60 Minutes tonight had a story about Charles Robert Jenkins, the army sergeant who got drunk and deserted his U.S. Army post in Korea. He spent almost forty years in North Korea, and was only allowed to leave the country last year. In the interview, Jenkins describes what it was like being a prisoner of the regime, and they even show clips of the movies Jenkins was forced to star in, usually in stereotypical roles like The Evil American.
Jenkins was described by reporter Scott Pelley as a "modern day Rip Van Winkle" who had never seen a computer, didn't know what a Big Mac was. Watching the video is well worth it if you have the time.
What a different world we're in in 2005, as opposed to 1965. 1965 was the year my parents came to North America, leaving England in search of a better life. I've grown up in between two cultures, England and America, and I've spent my life wanting to be somewhere else other than here. It's deep in my family history. My great grandfather moved from England to Malta. His son went from Malta to England. My dad went from England to North America. And me?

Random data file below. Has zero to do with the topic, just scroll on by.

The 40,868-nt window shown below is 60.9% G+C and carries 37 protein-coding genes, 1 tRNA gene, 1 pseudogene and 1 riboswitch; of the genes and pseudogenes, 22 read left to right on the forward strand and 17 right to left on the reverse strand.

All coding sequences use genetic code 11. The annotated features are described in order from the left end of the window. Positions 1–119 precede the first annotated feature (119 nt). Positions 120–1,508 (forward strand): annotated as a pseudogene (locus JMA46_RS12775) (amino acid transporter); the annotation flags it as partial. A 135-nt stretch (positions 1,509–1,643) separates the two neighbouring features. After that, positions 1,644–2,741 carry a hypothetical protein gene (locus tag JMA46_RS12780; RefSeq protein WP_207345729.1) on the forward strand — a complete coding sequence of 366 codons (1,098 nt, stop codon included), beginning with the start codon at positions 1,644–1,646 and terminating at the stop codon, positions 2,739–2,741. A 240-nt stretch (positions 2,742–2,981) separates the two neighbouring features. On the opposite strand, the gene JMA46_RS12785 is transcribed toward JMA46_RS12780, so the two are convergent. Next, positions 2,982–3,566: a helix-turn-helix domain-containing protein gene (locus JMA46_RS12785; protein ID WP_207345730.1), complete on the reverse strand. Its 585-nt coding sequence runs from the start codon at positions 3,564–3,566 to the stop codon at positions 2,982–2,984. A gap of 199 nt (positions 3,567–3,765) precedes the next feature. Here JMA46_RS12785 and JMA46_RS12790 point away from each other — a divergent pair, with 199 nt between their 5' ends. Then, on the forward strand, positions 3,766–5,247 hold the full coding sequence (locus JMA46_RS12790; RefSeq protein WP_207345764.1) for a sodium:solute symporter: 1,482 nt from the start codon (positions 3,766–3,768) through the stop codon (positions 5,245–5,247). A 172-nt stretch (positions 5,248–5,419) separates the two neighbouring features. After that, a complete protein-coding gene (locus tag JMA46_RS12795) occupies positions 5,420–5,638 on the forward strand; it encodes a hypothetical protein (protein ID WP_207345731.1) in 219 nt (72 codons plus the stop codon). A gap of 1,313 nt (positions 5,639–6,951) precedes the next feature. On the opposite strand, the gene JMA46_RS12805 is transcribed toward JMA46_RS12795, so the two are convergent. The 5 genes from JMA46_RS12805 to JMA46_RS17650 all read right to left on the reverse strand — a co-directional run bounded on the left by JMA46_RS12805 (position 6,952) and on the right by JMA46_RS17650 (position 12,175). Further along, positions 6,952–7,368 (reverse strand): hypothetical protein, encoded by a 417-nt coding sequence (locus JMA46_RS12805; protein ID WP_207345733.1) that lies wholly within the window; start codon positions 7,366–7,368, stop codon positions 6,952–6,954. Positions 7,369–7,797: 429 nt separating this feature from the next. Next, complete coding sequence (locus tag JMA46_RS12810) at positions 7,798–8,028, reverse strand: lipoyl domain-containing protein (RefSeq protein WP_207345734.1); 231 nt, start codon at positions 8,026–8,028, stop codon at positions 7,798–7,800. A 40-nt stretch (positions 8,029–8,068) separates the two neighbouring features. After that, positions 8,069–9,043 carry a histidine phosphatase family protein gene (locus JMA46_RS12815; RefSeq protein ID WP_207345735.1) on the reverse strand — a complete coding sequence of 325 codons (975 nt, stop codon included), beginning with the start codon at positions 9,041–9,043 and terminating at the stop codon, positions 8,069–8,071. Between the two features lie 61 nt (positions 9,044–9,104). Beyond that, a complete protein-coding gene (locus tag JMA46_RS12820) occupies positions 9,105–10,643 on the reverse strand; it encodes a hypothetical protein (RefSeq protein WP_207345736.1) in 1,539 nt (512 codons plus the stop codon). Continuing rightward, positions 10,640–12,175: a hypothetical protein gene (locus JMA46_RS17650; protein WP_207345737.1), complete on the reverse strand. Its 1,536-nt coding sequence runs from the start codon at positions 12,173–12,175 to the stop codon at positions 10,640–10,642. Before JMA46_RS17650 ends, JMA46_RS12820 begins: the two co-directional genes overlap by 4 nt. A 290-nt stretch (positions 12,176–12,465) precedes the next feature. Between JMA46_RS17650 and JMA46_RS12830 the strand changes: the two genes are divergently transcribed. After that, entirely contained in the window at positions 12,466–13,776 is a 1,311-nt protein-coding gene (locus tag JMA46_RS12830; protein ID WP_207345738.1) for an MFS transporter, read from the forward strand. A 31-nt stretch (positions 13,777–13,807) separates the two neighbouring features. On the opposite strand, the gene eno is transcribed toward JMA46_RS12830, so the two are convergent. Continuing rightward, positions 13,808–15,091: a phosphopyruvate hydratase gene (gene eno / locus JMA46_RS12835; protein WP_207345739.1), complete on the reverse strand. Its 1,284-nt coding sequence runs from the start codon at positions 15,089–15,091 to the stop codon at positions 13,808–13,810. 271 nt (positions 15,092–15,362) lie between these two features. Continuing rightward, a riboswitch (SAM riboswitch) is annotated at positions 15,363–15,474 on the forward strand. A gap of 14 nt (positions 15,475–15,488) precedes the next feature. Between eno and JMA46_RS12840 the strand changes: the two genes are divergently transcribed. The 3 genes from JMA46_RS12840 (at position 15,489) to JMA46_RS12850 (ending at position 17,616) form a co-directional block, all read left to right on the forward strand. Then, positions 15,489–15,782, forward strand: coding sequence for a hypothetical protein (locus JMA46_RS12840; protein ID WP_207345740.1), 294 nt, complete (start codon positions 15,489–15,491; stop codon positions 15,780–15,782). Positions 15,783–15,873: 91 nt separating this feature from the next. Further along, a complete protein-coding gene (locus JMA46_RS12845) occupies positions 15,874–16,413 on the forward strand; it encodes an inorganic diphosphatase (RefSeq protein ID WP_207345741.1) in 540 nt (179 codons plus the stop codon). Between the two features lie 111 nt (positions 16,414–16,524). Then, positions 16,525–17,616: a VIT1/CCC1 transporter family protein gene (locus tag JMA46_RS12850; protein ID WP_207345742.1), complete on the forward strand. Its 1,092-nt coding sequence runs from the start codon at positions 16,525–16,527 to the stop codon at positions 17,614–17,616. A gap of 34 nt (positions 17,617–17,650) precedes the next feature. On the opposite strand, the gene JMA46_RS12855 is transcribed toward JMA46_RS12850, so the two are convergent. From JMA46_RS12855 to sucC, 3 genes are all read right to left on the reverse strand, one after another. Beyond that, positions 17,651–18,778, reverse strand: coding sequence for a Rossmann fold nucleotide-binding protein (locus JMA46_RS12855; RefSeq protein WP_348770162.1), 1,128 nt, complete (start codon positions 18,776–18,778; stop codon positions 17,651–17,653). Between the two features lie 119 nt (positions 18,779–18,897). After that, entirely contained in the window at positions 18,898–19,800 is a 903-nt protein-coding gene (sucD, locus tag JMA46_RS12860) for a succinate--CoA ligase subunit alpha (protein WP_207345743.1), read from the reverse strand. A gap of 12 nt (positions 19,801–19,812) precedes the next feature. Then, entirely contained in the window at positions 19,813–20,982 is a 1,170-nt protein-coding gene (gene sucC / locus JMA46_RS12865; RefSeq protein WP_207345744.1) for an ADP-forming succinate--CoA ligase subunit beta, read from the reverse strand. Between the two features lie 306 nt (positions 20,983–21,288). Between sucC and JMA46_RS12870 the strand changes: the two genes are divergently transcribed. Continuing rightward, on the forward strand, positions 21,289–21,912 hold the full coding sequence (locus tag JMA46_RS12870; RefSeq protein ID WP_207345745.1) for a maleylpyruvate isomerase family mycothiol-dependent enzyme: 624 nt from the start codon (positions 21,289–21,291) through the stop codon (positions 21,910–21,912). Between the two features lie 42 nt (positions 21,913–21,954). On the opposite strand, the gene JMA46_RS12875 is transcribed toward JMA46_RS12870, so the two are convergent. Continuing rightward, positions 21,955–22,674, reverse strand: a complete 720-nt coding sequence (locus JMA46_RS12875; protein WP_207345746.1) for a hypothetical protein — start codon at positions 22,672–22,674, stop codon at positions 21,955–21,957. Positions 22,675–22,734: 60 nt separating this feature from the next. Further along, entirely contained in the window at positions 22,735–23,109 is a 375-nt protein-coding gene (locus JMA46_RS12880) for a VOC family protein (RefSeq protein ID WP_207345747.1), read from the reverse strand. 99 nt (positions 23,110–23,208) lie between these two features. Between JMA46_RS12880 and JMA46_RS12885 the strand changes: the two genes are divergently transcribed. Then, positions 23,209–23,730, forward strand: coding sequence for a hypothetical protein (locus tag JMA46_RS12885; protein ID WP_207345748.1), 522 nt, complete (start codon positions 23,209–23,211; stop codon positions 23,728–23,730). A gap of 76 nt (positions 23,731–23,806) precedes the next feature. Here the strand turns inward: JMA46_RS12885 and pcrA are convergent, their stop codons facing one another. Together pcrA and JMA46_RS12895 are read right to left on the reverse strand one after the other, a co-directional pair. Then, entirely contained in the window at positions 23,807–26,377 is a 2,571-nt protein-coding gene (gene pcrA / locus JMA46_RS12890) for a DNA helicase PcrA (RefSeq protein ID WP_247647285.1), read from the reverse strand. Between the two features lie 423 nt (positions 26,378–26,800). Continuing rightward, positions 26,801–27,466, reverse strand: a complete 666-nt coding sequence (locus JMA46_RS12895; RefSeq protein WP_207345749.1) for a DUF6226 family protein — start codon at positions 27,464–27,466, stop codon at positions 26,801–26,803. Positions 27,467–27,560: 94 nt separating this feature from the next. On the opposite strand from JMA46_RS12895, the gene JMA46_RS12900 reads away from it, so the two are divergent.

We live in a different world than any of my forebears inhabited. I can instantly communicate with my family three thousand miles away. At the moment, I'm listening to Virgin Radio over the web, hearing all the latest advertisements. The M25 is closed between junctions 5 and 6 as I type this.
I've never listened to British commercial radio before. I've only recently become a listener of commercial radio in the U.S. My radio career was influenced by British radio, in particular that of the BBC, and the fact that I ended up in public radio has something to do with this. I'm still in public radio, but I've widened my horizon to accomodate other opportunities. Wordcast is a for-profit venture, after all, though CPN will hopefully evolve into a non-profit. I'm temporarily not categorizing things while the whole business model sorts itself out.
England is always going to be beckoning me, influencing me, helping me to sort out who I am, where I come from. In addition to supporting my new family, I'll be trying to earn money to travel over to England at least once a year. I've been over twice in the last year, to see Henry, and to lay down the foundation of a possible emigration of my own.
But, I live in a world where I might not ever have to choose one country over the other. Every day I listen to Virgin Radio while I walk my dog, thanks to podcasting. Imagine being like Charles Robert Jenkins, walking back into a world that is becoming more connected, stronger through the weaving of information through ones and zeroes.
What will it be like in 2045? Where will Henry end up? Rootlessness runs in my family, but again, roots are taking on a new form. We're all leaving trails every day of where we were, what we did, what we saw. Where is this all going to go?
To steal an audience-stealing technique from television, stay tuned.